Gov’t asked to provide universal health care

Monday, 1 June 2020 - 11:45am

Kampala, Uganda | THE INDEPENDENT | Government has been urged to start thinking of providing universal healthcare for every Ugandan to deal with pandemics.

Speaking on Monday during a zoom discussion organized by the Makerere University Human Rights and Peace Centre [Huripec] Prof. John Jean Barya, the Makerere University law don said leaving health insurance in the hands of private companies is unwise because they are only motivated by profit.

“We cannot run away from public health insurance. People must have health services any time they need them. This is different from private health insurance because for them, it’s strictly business,” Barya said.

He added that however providing universal health care doesn’t mean outlawing the private schemes. “Give those who can afford them a choice,” Barya said.

Dr Olive Kobusingye, a senior researcher at the Makerere University School of Public Health says the government must start paying more attention to people’s health than the military. 

“What do we have this entire defence for when we don’t know what we are even immunizing our children with? We need to rethink the role of the military if we want a healthy population. People are dying because they don’t have basic malarial medicines and testing kits and we are spending billions on the military. We need to rethink this,” Kobusingye said.

She added that for as long as the people don’t demand that their leaders use the same healthcare system, it will continue to be ill funded.

“We have been way too laid back and expected way too much. A health system for the poor is also poor,” Kobusingye said.

She observed that the government deployed hundreds of troops on the streets to ostensibly enforce COVID-19 restrictions not because it poses a danger to the people but to rather enforce the leadership of President Museveni.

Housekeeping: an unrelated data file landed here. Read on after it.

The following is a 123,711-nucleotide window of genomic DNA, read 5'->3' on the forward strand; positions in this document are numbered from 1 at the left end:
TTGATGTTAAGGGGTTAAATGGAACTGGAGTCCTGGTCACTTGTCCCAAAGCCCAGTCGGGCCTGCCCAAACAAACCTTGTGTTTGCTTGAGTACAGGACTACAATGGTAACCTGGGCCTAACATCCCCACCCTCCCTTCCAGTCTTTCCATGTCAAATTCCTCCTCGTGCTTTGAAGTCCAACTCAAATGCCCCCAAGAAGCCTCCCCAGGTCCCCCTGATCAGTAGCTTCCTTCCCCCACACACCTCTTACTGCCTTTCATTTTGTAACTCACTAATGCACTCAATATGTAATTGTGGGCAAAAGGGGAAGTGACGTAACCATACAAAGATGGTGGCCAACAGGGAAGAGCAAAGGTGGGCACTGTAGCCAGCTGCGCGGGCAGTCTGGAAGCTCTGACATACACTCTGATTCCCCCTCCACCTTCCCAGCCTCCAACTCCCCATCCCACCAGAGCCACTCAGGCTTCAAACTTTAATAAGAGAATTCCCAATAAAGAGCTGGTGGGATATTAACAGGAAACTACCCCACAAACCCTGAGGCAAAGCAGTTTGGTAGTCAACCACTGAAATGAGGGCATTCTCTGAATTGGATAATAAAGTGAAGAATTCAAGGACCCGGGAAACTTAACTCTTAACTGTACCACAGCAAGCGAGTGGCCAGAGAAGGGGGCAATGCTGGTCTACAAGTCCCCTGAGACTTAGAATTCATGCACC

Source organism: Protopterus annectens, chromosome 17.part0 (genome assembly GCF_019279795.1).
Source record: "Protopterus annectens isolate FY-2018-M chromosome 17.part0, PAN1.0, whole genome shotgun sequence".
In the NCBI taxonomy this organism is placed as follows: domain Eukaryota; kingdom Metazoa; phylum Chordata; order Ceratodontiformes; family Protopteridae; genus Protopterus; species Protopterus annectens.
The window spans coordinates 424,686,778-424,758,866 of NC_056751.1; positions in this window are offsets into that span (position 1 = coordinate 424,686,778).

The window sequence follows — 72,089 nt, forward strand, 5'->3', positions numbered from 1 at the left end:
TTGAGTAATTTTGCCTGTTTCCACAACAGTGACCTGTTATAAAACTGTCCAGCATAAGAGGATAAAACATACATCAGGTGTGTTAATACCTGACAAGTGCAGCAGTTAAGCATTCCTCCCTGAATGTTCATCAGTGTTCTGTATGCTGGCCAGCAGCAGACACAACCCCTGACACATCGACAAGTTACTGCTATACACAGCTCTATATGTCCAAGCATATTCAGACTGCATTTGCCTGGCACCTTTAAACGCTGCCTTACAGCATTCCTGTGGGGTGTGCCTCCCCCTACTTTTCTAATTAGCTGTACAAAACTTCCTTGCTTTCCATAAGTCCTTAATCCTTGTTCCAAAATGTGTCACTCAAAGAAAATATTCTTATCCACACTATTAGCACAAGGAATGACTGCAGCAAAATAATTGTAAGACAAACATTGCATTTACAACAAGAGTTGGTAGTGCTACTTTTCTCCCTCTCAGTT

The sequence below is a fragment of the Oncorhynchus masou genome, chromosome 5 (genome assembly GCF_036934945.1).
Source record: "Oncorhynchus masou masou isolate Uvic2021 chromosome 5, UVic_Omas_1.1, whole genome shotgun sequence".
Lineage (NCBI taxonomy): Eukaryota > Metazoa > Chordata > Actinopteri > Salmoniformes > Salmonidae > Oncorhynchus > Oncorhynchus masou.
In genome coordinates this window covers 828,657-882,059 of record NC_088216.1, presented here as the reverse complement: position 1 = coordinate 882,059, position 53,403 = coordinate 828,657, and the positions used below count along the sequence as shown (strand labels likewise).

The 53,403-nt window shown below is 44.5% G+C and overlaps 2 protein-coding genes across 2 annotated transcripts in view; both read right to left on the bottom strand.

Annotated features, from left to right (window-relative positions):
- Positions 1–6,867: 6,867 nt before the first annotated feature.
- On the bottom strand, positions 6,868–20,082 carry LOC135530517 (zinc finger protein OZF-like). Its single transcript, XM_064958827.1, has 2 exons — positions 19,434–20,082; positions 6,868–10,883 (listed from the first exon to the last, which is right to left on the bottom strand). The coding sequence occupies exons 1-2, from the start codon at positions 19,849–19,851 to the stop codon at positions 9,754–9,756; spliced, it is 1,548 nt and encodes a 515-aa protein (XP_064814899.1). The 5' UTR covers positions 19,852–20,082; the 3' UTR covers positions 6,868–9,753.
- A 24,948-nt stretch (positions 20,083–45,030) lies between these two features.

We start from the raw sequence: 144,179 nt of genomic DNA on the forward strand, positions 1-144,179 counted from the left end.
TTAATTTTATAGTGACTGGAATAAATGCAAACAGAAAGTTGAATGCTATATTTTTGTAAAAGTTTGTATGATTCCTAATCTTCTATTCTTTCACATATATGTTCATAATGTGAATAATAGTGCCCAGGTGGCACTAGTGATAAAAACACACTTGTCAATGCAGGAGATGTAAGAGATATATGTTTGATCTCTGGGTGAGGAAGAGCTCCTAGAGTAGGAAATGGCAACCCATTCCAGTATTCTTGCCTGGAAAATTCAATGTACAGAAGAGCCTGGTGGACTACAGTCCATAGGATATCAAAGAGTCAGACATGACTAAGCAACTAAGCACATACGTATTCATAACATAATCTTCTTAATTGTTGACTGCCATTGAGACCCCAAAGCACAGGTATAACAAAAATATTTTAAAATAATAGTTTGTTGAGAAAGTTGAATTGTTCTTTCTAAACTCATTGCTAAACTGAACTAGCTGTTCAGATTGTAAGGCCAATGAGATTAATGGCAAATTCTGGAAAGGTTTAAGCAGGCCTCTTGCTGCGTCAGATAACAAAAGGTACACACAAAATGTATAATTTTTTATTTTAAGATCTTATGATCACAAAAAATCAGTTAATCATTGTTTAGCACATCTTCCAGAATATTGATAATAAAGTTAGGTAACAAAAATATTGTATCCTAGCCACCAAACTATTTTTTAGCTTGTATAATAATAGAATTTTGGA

Yusuf Serunkuma Kajura, a researcher at the Makerere University Institute of Social Research said that the problems of Uganda are all political. He said until the population demands more from their government, they will continue getting a raw deal.


“States don’t want to account to anybody; social services are demanded not given on a silver platter. Because we have all these indirect taxes, people don’t demand to know how the government uses their taxes,” Yusuf said. He added that in countries that are still developing like Uganda, there is a need for people paying direct taxes to awaken their political consciousness.

“We have had plenty of legislation that has thrown us in inertia hence having a docile public,” Serunkuma said.

Dr Zahara Nampewo, the Executive Director of Huripec said Ugandans must start demanding accountability from their leaders. She said it is no longer tenable to just look on as government borrows billions of shillings on their behalf and they can’t know let alone ask what it is going to be used for.

“We want to build a citizenry that will ask questions,” Nampewo said.

Meanwhile, Prof. Barya said, it’s wrong to give people part of their contribution to NSSF to ameliorate some of the financial problems caused by the COVID-19 pandemic. He said crises of this nature must be a responsibility of the state.

“The idea of raiding NSSF is wrong because the virus is not going away tomorrow. If you deplete it because of this, you will be more vulnerable in case of losing a job, becoming incapacitated or old age,” Barya said.

There has been a stiff debate on whether NSSF should pay up to 20 percent of the money that contributors have with it to deal with the consequences of the coronavirus. The proposal came at a time when parliament was considering amending the NSSF Act to allow for midterm success to savers’ savings.